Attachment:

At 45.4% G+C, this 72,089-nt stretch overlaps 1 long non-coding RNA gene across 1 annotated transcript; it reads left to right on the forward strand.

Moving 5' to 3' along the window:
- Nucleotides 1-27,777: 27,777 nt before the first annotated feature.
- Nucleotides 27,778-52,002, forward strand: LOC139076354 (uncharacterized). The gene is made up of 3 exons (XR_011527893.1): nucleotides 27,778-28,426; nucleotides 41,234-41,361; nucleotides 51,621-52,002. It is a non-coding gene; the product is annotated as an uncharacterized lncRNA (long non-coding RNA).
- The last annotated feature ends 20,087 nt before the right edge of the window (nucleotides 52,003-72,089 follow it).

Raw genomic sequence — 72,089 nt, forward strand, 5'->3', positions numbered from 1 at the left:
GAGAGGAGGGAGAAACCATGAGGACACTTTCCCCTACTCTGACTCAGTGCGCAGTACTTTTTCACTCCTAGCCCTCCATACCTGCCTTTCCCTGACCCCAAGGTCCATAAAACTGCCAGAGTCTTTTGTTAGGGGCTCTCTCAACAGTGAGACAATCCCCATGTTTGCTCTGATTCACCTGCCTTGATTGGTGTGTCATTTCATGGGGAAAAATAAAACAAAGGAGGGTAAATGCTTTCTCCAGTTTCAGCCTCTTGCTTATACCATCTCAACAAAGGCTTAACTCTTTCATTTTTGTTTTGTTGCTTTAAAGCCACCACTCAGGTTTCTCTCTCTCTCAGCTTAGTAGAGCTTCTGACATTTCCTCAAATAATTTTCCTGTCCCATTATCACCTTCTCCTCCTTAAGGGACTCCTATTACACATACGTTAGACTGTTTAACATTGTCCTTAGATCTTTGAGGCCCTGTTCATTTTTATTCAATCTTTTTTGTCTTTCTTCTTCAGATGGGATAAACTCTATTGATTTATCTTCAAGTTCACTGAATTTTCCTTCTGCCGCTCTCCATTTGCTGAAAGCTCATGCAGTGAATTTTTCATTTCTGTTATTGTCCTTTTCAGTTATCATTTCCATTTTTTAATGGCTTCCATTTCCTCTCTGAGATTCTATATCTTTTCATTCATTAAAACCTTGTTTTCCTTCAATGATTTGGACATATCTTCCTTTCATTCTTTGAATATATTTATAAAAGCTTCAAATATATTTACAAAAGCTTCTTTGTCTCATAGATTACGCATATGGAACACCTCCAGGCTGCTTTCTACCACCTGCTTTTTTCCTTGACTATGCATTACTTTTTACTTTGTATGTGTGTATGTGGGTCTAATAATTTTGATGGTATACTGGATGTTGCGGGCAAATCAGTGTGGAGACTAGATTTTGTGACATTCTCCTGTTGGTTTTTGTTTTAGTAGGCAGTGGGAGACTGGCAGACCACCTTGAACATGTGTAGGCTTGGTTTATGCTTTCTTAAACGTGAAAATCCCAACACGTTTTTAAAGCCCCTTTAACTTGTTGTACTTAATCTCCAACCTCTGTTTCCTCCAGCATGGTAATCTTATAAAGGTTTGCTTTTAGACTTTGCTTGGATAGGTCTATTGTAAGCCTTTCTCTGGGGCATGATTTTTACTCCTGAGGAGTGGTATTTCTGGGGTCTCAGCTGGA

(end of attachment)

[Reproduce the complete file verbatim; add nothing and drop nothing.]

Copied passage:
At 45.4% G+C, this 72,089-nt stretch overlaps 1 long non-coding RNA gene across 1 annotated transcript; it reads left to right on the forward strand.

Moving 5' to 3' along the window:
- Nucleotides 1-27,777: 27,777 nt before the first annotated feature.
- Nucleotides 27,778-52,002, forward strand: LOC139076354 (uncharacterized). The gene is made up of 3 exons (XR_011527893.1): nucleotides 27,778-28,426; nucleotides 41,234-41,361; nucleotides 51,621-52,002. It is a non-coding gene; the product is annotated as an uncharacterized lncRNA (long non-coding RNA).
- The last annotated feature ends 20,087 nt before the right edge of the window (nucleotides 52,003-72,089 follow it).

Raw genomic sequence — 72,089 nt, forward strand, 5'->3', positions numbered from 1 at the left:
GAGAGGAGGGAGAAACCATGAGGACACTTTCCCCTACTCTGACTCAGTGCGCAGTACTTTTTCACTCCTAGCCCTCCATACCTGCCTTTCCCTGACCCCAAGGTCCATAAAACTGCCAGAGTCTTTTGTTAGGGGCTCTCTCAACAGTGAGACAATCCCCATGTTTGCTCTGATTCACCTGCCTTGATTGGTGTGTCATTTCATGGGGAAAAATAAAACAAAGGAGGGTAAATGCTTTCTCCAGTTTCAGCCTCTTGCTTATACCATCTCAACAAAGGCTTAACTCTTTCATTTTTGTTTTGTTGCTTTAAAGCCACCACTCAGGTTTCTCTCTCTCTCAGCTTAGTAGAGCTTCTGACATTTCCTCAAATAATTTTCCTGTCCCATTATCACCTTCTCCTCCTTAAGGGACTCCTATTACACATACGTTAGACTGTTTAACATTGTCCTTAGATCTTTGAGGCCCTGTTCATTTTTATTCAATCTTTTTTGTCTTTCTTCTTCAGATGGGATAAACTCTATTGATTTATCTTCAAGTTCACTGAATTTTCCTTCTGCCGCTCTCCATTTGCTGAAAGCTCATGCAGTGAATTTTTCATTTCTGTTATTGTCCTTTTCAGTTATCATTTCCATTTTTTAATGGCTTCCATTTCCTCTCTGAGATTCTATATCTTTTCATTCATTAAAACCTTGTTTTCCTTCAATGATTTGGACATATCTTCCTTTCATTCTTTGAATATATTTATAAAAGCTTCAAATATATTTACAAAAGCTTCTTTGTCTCATAGATTACGCATATGGAACACCTCCAGGCTGCTTTCTACCACCTGCTTTTTTCCTTGACTATGCATTACTTTTTACTTTGTATGTGTGTATGTGGGTCTAATAATTTTGATGGTATACTGGATGTTGCGGGCAAATCAGTGTGGAGACTAGATTTTGTGACATTCTCCTGTTGGTTTTTGTTTTAGTAGGCAGTGGGAGACTGGCAGACCACCTTGAACATGTGTAGGCTTGGTTTATGCTTTCTTAAACGTGAAAATCCCAACACGTTTTTAAAGCCCCTTTAACTTGTTGTACTTAATCTCCAACCTCTGTTTCCTCCAGCATGGTAATCTTATAAAGGTTTGCTTTTAGACTTTGCTTGGATAGGTCTATTGTAAGCCTTTCTCTGGGGCATGATTTTTACTCCTGAGGAGTGGTATTTCTGGGGTCTCAGCTGGA